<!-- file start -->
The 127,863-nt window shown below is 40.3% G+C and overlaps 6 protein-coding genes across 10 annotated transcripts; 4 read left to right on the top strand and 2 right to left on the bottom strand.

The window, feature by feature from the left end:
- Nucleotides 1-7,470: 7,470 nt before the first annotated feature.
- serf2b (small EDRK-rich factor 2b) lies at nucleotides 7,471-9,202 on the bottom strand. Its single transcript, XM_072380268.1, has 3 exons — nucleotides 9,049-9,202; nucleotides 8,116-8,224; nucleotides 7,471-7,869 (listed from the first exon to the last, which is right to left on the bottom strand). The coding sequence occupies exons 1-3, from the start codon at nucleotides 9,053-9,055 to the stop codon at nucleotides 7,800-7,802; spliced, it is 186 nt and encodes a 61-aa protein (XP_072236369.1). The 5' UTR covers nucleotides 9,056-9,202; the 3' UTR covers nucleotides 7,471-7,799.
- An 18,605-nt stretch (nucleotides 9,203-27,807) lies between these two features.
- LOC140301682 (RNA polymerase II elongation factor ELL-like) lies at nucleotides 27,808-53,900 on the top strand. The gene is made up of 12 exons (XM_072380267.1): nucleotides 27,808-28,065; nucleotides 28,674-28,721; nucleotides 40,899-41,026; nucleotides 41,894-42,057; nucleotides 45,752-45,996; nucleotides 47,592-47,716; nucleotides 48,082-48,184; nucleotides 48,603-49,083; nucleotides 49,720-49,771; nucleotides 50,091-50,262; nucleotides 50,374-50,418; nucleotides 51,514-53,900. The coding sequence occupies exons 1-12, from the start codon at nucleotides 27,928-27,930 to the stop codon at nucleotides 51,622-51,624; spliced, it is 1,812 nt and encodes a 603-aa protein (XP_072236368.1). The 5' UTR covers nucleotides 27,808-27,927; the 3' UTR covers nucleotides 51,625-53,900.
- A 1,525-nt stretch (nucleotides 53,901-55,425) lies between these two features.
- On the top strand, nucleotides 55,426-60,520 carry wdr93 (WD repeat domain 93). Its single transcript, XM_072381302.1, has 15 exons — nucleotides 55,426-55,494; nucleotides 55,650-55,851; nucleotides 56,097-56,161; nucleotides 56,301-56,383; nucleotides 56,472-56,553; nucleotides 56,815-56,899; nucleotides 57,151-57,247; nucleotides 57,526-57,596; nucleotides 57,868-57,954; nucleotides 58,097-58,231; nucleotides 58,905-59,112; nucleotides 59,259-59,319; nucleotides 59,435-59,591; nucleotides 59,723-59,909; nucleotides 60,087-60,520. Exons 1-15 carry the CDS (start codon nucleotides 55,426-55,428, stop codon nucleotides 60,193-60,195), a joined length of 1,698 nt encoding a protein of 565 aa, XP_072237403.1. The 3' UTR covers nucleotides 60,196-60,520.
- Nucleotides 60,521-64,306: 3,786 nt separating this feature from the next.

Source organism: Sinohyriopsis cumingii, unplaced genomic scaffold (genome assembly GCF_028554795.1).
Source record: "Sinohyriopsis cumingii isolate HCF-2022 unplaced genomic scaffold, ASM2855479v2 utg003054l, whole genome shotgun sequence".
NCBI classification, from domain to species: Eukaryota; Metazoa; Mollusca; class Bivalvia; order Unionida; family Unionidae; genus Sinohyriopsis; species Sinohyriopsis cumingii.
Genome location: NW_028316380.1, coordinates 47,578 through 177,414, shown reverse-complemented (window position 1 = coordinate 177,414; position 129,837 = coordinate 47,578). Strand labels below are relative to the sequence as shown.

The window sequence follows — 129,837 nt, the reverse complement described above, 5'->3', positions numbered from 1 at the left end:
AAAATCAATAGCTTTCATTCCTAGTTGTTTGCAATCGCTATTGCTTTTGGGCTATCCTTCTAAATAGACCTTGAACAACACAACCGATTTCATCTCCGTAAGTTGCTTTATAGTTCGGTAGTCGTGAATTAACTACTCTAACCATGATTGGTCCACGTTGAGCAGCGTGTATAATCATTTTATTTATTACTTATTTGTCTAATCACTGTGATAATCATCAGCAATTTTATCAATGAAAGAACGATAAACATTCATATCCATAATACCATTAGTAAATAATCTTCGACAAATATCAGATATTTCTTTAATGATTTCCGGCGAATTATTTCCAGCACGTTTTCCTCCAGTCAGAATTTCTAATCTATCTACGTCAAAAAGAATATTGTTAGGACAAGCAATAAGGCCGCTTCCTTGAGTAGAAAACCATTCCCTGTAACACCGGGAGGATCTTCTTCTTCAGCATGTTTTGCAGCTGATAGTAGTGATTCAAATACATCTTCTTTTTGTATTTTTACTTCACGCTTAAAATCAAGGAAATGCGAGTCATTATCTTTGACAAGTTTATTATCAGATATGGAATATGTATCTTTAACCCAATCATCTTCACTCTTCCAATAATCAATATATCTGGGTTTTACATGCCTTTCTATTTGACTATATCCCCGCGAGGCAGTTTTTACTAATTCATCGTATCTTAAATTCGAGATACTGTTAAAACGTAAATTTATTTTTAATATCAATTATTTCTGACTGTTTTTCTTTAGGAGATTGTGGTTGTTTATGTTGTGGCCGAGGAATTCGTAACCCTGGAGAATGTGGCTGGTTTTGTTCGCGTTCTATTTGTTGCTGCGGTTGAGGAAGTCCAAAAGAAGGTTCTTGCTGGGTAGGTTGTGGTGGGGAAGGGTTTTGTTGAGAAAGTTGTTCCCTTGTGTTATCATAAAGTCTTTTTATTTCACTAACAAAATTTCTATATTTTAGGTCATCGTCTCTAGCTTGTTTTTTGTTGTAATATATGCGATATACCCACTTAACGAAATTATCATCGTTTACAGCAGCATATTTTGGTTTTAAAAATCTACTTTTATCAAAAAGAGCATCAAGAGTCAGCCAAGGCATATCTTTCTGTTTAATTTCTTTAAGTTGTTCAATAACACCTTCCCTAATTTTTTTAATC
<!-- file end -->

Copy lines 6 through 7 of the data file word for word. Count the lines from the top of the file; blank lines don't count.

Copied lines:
- LOC140301682 (RNA polymerase II elongation factor ELL-like) lies at nucleotides 27,808-53,900 on the top strand. The gene is made up of 12 exons (XM_072380267.1): nucleotides 27,808-28,065; nucleotides 28,674-28,721; nucleotides 40,899-41,026; nucleotides 41,894-42,057; nucleotides 45,752-45,996; nucleotides 47,592-47,716; nucleotides 48,082-48,184; nucleotides 48,603-49,083; nucleotides 49,720-49,771; nucleotides 50,091-50,262; nucleotides 50,374-50,418; nucleotides 51,514-53,900. The coding sequence occupies exons 1-12, from the start codon at nucleotides 27,928-27,930 to the stop codon at nucleotides 51,622-51,624; spliced, it is 1,812 nt and encodes a 603-aa protein (XP_072236368.1). The 5' UTR covers nucleotides 27,808-27,927; the 3' UTR covers nucleotides 51,625-53,900.
- A 1,525-nt stretch (nucleotides 53,901-55,425) lies between these two features.